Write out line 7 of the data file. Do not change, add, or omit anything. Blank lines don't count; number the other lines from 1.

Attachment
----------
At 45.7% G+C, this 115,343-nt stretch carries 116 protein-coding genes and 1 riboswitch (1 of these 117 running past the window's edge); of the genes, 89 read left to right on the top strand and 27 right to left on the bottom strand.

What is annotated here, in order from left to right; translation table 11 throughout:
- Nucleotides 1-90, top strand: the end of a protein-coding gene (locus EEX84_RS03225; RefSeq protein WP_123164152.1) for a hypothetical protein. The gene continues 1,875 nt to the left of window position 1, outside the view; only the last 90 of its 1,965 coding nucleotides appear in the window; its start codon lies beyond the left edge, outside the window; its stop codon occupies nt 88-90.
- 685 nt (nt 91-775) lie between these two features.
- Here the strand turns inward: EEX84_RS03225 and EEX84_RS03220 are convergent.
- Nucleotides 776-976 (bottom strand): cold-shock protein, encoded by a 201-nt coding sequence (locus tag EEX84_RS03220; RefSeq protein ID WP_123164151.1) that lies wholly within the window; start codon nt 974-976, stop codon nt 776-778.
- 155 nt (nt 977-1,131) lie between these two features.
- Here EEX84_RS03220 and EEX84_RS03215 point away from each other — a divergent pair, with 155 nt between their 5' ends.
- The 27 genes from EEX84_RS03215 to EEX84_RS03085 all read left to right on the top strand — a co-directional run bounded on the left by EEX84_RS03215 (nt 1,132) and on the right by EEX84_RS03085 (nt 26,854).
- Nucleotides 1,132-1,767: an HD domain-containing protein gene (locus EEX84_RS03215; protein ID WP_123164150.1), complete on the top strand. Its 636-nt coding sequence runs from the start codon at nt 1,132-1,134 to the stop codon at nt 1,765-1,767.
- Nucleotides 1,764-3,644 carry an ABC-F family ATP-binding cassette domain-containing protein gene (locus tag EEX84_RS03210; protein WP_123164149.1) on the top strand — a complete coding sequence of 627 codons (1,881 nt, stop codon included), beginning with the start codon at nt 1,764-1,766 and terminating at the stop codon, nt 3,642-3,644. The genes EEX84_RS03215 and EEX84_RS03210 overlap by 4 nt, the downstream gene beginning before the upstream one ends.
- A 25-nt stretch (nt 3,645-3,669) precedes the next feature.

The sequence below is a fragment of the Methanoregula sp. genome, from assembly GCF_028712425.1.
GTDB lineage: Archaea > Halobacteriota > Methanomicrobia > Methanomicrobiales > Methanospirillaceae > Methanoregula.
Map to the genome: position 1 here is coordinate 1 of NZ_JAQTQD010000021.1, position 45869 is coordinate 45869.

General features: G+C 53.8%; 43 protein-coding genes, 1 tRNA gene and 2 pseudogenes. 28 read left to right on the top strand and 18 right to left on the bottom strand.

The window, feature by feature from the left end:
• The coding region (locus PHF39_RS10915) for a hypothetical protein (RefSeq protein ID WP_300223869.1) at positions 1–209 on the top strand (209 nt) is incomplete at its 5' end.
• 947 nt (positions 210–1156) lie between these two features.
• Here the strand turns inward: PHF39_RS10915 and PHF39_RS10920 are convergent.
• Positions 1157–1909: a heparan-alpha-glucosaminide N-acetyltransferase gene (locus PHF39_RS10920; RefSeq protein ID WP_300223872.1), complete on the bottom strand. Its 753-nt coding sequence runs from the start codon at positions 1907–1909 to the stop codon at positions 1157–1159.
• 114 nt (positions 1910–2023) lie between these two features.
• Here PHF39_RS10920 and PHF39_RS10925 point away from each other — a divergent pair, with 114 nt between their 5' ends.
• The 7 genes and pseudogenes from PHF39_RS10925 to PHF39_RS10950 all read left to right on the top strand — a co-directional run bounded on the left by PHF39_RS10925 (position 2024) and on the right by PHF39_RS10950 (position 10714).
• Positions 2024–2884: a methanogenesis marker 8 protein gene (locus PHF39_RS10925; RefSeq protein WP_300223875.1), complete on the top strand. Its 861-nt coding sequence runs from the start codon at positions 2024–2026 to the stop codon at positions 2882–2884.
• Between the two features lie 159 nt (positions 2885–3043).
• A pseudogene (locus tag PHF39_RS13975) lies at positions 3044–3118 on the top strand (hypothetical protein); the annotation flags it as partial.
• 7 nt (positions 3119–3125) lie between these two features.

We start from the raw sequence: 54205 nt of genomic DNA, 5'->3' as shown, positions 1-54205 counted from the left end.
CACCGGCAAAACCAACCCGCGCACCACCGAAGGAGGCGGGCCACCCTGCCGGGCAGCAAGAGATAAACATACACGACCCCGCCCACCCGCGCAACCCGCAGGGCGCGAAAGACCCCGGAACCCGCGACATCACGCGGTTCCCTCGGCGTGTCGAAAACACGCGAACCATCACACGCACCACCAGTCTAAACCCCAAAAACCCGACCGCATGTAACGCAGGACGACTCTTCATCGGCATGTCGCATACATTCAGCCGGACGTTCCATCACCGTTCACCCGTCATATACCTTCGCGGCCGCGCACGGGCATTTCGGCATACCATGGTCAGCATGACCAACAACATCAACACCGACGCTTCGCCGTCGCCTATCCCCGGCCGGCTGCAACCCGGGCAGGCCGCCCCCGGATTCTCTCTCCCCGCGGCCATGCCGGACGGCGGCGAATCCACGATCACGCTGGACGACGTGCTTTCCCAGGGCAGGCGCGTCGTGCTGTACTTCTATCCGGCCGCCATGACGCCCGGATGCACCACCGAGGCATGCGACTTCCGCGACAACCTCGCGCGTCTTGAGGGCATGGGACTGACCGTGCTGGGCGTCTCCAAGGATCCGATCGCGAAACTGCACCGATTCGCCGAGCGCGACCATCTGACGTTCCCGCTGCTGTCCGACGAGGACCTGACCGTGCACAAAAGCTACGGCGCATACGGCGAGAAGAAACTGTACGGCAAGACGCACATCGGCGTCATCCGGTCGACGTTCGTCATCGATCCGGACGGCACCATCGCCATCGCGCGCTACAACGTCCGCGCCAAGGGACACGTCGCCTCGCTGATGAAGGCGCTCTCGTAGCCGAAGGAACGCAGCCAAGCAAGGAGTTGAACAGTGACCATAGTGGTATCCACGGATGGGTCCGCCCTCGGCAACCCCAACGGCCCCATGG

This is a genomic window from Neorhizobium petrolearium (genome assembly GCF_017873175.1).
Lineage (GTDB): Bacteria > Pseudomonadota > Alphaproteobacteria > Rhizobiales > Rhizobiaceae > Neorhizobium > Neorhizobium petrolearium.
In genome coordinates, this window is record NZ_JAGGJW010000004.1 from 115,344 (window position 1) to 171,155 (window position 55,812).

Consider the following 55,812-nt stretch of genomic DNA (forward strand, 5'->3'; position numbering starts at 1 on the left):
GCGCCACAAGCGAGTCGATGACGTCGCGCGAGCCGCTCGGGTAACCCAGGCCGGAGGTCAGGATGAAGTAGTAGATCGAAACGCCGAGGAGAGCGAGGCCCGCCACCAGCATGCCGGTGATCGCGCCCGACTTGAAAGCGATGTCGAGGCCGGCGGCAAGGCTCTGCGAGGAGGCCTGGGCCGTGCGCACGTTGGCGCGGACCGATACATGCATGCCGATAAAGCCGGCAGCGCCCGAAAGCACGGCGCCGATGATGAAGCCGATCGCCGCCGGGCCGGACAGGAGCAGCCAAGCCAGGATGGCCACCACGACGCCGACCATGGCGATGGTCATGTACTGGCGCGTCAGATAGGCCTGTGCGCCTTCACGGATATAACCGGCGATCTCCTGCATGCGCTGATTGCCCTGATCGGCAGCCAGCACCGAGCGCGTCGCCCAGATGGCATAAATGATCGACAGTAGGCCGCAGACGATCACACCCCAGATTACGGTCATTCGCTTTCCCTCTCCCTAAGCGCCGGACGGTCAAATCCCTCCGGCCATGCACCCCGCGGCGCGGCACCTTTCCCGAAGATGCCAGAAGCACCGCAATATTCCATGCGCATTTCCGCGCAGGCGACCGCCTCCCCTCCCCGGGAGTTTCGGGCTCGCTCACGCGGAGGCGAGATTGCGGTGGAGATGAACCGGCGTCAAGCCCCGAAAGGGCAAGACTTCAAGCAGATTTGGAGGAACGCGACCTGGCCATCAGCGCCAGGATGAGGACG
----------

- 155 nt (nt 977-1,131) lie between these two features.